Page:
Twenty-one years ago, noted civil rights attorney and international justice reform advocate James Bell set out to revolutionize the way law was administered in the United States when he founded the W. Haywood Burns Institute in honor of his dear friend, human rights activist and famed attorney of Martin Luther King, Jr.’s Poor People’s Campaign.
Bell’s successors at the Burns Institute are continuing that legacy of working to bring racial justice to communities across the country, but they’re also trailblazing a leadership model that turns traditional org charts on its head.
Tshaka Barrows, Samantha Mellerson, and Michael Finley were named co-executive directors of the Burns Institute in 2020 when Bell decided to take a step back from day-to-day duties of the organization. This new executive leadership team shares budget authority, strategic planning, fundraising, operational and programmatic functions and Board engagement equally.
Both Barrows and Finley have been with the Burns Institute since its inception. With Barrows bringing decades of experience leading grassroots youth organizing, including the national Community Justice Network for Youth; and Finley having helped design and expand BI’s local place-based strategy to eliminate racial and ethnic disparities in youth justice, eventually expanding across human services.
While Mellerson officially joined the team in 2017, she too has a long history of partnership with the Burns Institute, through her work in philanthropy, government and non-profit sectors working to create equitable opportunities and improve quality of life outcomes for children, families and communities.
“[W]e receive so many inquiries about our shared leadership model – particularly because there are three of us. People are so curious about power dynamics and decision-making processes,” Mellerson said. “The truth is, sharing power is pretty effortless for us. It was something that James did very naturally, and we all benefited from, and held on to.”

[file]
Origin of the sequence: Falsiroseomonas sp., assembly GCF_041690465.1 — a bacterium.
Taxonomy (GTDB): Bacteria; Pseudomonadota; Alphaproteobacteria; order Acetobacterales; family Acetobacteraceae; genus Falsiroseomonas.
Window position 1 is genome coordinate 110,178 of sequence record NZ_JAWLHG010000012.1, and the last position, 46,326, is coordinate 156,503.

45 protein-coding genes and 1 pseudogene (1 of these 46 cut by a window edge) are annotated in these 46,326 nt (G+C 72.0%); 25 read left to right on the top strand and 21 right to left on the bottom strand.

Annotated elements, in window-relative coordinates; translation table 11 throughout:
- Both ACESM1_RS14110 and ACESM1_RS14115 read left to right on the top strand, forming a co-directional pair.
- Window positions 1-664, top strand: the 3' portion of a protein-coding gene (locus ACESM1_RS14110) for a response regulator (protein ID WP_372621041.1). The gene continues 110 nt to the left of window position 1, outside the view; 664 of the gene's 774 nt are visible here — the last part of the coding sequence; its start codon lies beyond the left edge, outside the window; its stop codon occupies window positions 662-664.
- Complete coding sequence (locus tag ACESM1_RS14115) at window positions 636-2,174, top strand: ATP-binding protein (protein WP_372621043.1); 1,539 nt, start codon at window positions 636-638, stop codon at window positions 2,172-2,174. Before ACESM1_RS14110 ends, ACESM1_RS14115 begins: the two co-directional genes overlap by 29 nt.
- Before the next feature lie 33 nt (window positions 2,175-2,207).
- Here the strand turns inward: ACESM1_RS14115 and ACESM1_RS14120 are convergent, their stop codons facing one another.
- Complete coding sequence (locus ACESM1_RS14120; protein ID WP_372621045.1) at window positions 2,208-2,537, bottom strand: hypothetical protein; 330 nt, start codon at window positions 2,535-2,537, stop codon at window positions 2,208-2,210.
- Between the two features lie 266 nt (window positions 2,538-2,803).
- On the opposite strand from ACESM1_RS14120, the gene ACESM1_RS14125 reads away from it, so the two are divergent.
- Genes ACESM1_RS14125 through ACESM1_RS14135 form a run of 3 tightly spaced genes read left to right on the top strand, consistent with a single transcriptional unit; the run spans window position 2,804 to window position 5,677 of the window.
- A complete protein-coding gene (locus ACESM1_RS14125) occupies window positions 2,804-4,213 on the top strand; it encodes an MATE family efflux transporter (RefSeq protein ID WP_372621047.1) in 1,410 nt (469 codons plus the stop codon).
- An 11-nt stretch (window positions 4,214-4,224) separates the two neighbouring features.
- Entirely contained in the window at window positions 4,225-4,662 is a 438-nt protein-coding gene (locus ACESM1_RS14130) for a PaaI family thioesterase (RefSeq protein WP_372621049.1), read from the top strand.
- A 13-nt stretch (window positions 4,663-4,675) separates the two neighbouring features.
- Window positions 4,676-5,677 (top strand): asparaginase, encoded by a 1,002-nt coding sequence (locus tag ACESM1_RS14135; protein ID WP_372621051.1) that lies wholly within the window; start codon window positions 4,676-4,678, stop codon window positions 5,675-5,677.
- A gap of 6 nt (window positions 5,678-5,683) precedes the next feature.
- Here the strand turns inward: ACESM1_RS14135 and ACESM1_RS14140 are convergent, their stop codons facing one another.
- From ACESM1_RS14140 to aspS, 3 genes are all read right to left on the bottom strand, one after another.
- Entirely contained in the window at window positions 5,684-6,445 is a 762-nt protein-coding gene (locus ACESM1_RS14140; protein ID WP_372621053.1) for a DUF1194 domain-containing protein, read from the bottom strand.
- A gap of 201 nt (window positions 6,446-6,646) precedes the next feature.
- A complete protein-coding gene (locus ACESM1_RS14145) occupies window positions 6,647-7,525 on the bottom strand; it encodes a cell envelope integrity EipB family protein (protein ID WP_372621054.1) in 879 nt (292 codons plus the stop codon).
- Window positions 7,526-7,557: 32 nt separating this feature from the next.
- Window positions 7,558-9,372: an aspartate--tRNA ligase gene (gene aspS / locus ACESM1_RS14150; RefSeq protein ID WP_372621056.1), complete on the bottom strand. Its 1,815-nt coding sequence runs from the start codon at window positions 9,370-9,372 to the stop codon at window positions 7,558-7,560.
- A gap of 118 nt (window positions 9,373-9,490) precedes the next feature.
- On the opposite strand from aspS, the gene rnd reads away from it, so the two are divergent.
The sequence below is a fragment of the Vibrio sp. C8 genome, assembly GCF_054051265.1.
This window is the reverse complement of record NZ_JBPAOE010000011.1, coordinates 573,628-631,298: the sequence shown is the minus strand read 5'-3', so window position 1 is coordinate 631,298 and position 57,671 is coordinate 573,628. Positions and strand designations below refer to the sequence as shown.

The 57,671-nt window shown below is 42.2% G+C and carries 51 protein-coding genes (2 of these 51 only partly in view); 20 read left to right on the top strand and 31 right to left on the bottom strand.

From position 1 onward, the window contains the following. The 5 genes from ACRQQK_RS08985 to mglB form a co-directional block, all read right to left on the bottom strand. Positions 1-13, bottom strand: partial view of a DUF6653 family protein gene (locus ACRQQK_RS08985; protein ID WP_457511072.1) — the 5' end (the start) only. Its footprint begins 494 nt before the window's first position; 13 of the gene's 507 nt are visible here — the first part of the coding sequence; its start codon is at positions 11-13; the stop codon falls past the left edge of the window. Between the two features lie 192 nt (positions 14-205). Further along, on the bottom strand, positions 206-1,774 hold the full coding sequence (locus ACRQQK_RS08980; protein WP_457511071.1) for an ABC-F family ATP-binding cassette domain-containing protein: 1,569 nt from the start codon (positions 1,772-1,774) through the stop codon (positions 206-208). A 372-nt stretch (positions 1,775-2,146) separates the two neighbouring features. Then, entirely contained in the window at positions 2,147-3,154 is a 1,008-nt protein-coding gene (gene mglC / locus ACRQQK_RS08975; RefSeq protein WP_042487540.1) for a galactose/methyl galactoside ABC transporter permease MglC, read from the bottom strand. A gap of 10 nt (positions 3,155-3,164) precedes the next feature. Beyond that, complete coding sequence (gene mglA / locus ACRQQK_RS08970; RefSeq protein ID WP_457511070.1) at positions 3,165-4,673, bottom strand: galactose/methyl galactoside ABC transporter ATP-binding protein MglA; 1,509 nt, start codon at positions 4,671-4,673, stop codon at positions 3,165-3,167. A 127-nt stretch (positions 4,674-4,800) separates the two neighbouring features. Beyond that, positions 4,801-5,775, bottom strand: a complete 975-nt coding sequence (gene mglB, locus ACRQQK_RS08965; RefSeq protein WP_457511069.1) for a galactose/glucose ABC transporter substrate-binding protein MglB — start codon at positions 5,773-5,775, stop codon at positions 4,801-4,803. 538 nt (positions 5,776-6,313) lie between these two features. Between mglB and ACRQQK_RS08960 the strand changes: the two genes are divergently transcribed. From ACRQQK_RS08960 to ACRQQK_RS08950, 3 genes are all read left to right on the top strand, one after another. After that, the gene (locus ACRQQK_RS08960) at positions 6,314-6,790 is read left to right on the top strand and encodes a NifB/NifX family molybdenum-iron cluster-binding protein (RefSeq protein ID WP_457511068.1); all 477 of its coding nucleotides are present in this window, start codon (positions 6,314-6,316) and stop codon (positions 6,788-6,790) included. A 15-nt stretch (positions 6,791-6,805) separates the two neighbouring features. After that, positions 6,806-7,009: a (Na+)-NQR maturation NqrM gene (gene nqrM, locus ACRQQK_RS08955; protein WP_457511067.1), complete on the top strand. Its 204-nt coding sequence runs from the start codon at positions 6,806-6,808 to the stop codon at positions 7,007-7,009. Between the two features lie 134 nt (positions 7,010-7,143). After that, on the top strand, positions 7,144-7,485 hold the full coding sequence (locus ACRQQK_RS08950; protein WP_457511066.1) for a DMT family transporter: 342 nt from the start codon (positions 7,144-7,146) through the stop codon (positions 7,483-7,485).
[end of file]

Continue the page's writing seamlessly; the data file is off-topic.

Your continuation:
The Burns Institute’s evolution in leadership structure coincides with an evolution in its approach to transforming systems. Instead of helping jurisdictions solely reduce disparities within its structures, the Burns Institute helps communities and government leaders work in partnership to reimagine human services in a manner that centers the humanity of its citizens.
This evolution is not theoretical. Internally, the Burns Institute changed its organizational structure to maximize collaboration, communication and efficiency with increased autonomy, and leadership opportunities.
In addition to providing the space to implement innovative ideas, the shared leadership arrangement also offers other advantages.
“Often, one sole leader is left to make all decisions in isolation. That can quickly lead to fatigue and burn out,” Finley said. “A collaborative leadership structure broadens the identity and culture of the organization instead of reflecting one person’s personality.”
Benefits to a shared-leadership approach
- Maximizes collaboration
- Shared accountability
- Increases executive capacity to support all organizational functions
- Incorporates diverse perspectives and allows for sharper analysis which increases innovation
- Shared power – demonstrated and modeled (value)
Tips for exploring a collaborative leadership model at your organization
- Shared leadership is a bit of a dance – some art, some science. It should be based on mutual respect and humility.
- As you introduce your new shared leadership structure, make it as easy as possible for staff and external partners. For example, let them know they can reach out to all of you or one of you – you will be in constant communication and ensure everyone is up to date with shared information. Ease their fears of not knowing who to go to for different issues. Once they start engaging you as a team, they will adjust.
- Just do it. Be brave and take the plunge.